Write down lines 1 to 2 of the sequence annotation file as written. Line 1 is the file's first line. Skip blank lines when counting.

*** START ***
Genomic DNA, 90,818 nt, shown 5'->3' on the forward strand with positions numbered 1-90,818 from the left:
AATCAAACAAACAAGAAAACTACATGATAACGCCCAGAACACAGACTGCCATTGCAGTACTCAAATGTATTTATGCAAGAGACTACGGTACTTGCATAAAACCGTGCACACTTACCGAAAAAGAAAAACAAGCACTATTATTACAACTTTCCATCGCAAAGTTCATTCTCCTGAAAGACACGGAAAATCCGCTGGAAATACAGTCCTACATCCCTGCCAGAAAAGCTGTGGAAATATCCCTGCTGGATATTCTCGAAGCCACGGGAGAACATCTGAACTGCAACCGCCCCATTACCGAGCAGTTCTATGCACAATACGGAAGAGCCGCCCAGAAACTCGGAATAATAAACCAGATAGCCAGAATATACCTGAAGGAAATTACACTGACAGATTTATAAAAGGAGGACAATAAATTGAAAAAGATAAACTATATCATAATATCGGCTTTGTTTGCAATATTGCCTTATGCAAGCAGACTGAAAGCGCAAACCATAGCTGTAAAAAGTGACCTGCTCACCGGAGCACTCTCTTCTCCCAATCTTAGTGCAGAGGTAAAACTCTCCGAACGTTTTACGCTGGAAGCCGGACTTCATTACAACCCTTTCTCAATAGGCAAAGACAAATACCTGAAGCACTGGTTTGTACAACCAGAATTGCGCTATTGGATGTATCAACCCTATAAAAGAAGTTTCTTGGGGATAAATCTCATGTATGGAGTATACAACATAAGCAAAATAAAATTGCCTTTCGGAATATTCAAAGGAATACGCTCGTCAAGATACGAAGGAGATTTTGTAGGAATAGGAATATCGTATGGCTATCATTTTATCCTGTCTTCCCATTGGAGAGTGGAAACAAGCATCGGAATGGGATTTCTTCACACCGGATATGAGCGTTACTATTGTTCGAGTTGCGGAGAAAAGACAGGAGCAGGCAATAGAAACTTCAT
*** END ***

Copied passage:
Genomic DNA, 90,818 nt, shown 5'->3' on the forward strand with positions numbered 1-90,818 from the left:
AATCAAACAAACAAGAAAACTACATGATAACGCCCAGAACACAGACTGCCATTGCAGTACTCAAATGTATTTATGCAAGAGACTACGGTACTTGCATAAAACCGTGCACACTTACCGAAAAAGAAAAACAAGCACTATTATTACAACTTTCCATCGCAAAGTTCATTCTCCTGAAAGACACGGAAAATCCGCTGGAAATACAGTCCTACATCCCTGCCAGAAAAGCTGTGGAAATATCCCTGCTGGATATTCTCGAAGCCACGGGAGAACATCTGAACTGCAACCGCCCCATTACCGAGCAGTTCTATGCACAATACGGAAGAGCCGCCCAGAAACTCGGAATAATAAACCAGATAGCCAGAATATACCTGAAGGAAATTACACTGACAGATTTATAAAAGGAGGACAATAAATTGAAAAAGATAAACTATATCATAATATCGGCTTTGTTTGCAATATTGCCTTATGCAAGCAGACTGAAAGCGCAAACCATAGCTGTAAAAAGTGACCTGCTCACCGGAGCACTCTCTTCTCCCAATCTTAGTGCAGAGGTAAAACTCTCCGAACGTTTTACGCTGGAAGCCGGACTTCATTACAACCCTTTCTCAATAGGCAAAGACAAATACCTGAAGCACTGGTTTGTACAACCAGAATTGCGCTATTGGATGTATCAACCCTATAAAAGAAGTTTCTTGGGGATAAATCTCATGTATGGAGTATACAACATAAGCAAAATAAAATTGCCTTTCGGAATATTCAAAGGAATACGCTCGTCAAGATACGAAGGAGATTTTGTAGGAATAGGAATATCGTATGGCTATCATTTTATCCTGTCTTCCCATTGGAGAGTGGAAACAAGCATCGGAATGGGATTTCTTCACACCGGATATGAGCGTTACTATTGTTCGAGTTGCGGAGAAAAGACAGGAGCAGGCAATAGAAACTTCAT